Science and Religion in Europe History and Philosophy of the Great Debate
Full course description
For the past 2500 years, European culture has been characterized by a simultaneous and competitive forthcoming of two major traditions of knowledge: religion and science. During the largest and first era of this historical period religious thought dominated the intellectual pursue of knowledge. Over the last 3 or 4 centuries however, this role has become significantly less important as a result of continuous scientific successes that explained the world without making use of any theological reasoning. The logical outcome of this progress would be that eventually all religious thought will disappear completely from academic fields of investigation and that, after three of four hundred years of scientific growth, this change of perspective would be visible right now. However, any observation of the intellectual state of affairs clearly shows that both the scientific and philosophical realities in Europe are different. Theology still plays a considerable role as a partner, a critic and an adversary of the (natural) sciences when it comes to the scholarly debate of many important topics.
This course will address key elements of the evolution of the relationship between science and religion in Europe and will seek to analyse and evaluate the dispute between these traditions of knowledge from a philosophical point of view. This relationship will be explored through discussions of a number of central problems within the natural sciences (for example questions coming from the fields of physics, chemistry, cosmology and biology) and how scientific and theological positions express and clarify them. These central problems will be the most significant past and present ‘areas of conflict’ between science and religion that shall be highlighted and thoroughly scrutinized throughout the course.
The knowledge claims of major European scientists from the past and the present (from Plato to Hawking) will be carefully studied within their historical and academic context and claims will then be critically discussed and related to their theological counterparts. To offer comparison, attention will be paid to the work of distinguished European theologians like Hans Kung, Wolfhart Pannenberg, Thomas Torrance and Alister McGrath. The main question here will be whether philosophy can contribute to the elucidation, interpretation and perhaps even solution to the ongoing debate between two central knowledge systems that are considered mutually exclusive.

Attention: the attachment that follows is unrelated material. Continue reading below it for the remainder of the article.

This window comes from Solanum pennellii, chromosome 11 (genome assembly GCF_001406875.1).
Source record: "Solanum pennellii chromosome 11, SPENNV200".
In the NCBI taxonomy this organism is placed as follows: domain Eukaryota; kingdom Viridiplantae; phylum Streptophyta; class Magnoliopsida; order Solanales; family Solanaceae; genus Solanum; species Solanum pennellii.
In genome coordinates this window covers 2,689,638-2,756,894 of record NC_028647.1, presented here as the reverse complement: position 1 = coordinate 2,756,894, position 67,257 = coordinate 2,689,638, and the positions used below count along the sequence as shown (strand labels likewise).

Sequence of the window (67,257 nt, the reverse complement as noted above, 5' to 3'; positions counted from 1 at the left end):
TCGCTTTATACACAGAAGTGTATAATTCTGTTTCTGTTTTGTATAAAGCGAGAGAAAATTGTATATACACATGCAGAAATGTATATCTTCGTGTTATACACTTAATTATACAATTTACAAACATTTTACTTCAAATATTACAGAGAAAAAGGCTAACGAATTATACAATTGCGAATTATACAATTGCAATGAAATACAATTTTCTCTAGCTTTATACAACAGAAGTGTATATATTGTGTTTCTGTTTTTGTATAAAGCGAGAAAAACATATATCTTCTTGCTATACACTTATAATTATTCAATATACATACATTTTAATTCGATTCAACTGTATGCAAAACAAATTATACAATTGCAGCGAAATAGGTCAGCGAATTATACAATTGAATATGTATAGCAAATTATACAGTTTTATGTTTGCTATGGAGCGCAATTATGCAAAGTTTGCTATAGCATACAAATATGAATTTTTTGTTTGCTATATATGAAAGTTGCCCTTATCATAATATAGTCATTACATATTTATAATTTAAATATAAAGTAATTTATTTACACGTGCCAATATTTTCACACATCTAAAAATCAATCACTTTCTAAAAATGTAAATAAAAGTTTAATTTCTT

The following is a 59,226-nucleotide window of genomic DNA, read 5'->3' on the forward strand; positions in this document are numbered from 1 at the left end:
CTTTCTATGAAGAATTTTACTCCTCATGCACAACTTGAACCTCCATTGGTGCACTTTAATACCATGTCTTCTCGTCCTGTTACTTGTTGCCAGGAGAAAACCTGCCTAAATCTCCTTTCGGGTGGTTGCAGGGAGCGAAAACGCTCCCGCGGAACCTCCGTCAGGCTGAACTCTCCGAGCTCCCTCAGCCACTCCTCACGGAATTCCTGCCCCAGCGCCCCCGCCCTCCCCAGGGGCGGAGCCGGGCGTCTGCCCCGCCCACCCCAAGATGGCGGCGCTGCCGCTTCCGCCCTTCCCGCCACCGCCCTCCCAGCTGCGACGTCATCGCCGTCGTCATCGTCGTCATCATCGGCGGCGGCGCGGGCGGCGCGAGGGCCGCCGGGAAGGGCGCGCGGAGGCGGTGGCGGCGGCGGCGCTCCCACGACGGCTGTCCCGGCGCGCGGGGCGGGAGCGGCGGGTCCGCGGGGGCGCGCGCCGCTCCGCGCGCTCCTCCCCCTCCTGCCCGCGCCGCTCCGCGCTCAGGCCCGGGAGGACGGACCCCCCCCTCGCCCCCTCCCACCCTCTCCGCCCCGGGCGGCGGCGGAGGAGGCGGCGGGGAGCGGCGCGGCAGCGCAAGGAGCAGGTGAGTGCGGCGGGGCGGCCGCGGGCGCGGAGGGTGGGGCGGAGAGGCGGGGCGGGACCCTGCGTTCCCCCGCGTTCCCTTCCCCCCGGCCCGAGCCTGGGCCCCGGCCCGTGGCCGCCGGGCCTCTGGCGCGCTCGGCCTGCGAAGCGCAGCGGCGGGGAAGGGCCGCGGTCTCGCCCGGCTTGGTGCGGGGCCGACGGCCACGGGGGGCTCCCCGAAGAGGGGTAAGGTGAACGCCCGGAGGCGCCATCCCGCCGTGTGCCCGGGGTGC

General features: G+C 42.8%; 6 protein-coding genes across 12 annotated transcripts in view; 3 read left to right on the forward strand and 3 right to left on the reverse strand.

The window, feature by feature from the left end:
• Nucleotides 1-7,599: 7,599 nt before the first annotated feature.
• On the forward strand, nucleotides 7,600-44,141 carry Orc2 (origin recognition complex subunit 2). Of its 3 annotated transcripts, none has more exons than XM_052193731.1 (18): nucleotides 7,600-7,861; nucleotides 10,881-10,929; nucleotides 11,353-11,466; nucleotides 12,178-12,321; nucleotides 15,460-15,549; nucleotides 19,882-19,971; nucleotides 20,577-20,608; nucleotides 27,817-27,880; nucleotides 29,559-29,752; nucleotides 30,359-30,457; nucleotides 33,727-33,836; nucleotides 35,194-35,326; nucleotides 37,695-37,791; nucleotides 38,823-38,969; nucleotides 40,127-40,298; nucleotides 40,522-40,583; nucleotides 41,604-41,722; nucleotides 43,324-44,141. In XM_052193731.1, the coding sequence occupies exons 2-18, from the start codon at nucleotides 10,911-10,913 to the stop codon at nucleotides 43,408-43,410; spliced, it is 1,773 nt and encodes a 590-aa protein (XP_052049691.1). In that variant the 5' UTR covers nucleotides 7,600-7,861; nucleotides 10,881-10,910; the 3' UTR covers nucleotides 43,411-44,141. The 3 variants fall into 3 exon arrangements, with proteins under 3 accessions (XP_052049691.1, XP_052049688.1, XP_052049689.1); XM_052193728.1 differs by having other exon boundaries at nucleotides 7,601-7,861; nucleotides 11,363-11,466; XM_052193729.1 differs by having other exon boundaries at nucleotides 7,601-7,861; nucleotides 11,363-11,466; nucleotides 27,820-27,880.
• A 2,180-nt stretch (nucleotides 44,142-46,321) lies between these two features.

Some of the studied scientific topics of debate will be: evolution theory, genetics, theory of relativity, quantum theory, Big bang, emergence theory, complexity and probability theory, chaos theory, information theory and artificial intelligence. A few of the theological schools of thought and points of view under discussion will be: atheism, deism, pietism, methodism, intelligent design and creationism, ‘religious experience’ theory, process theology. These outlooks will be studied by means of the following philosophical approaches; epistemological theories (dealing with ‘the problem of (religious) knowledge’ and with the identity of a ‘scientific’ or ‘theological’ theory), ethical theories (looking for an analysis of ‘the good’), metaphysical concepts (related to ideas of ‘truth’, ‘reality’ and ‘transcendence’), and rational instruments (presenting a few systems of logic). These approaches will allow us to construct a framework to study and evaluate the question at hand from a strictly objective and well-balanced point of view.
First: to show students from a historical and philosophical perspective that European scientific thought isn’t always as ‘independent’ from non-scientific (read: ‘religious’) influences as it wishes and claims to be and that its ‘autonomy statement’ in fact is embedded in an ongoing metaphysical/religious debate that as such contributes to its identity as well.
Second: to teach students in a philosophical way to critically develop and ultimately take their own position regarding the science – religion debate as it still can be found in the European (or American) academic context.
This is an introductory level course, although some basic knowledge of the natural sciences is desirable. Students with Science and Humanities majors are best suited.
- H.M.S. Timmermans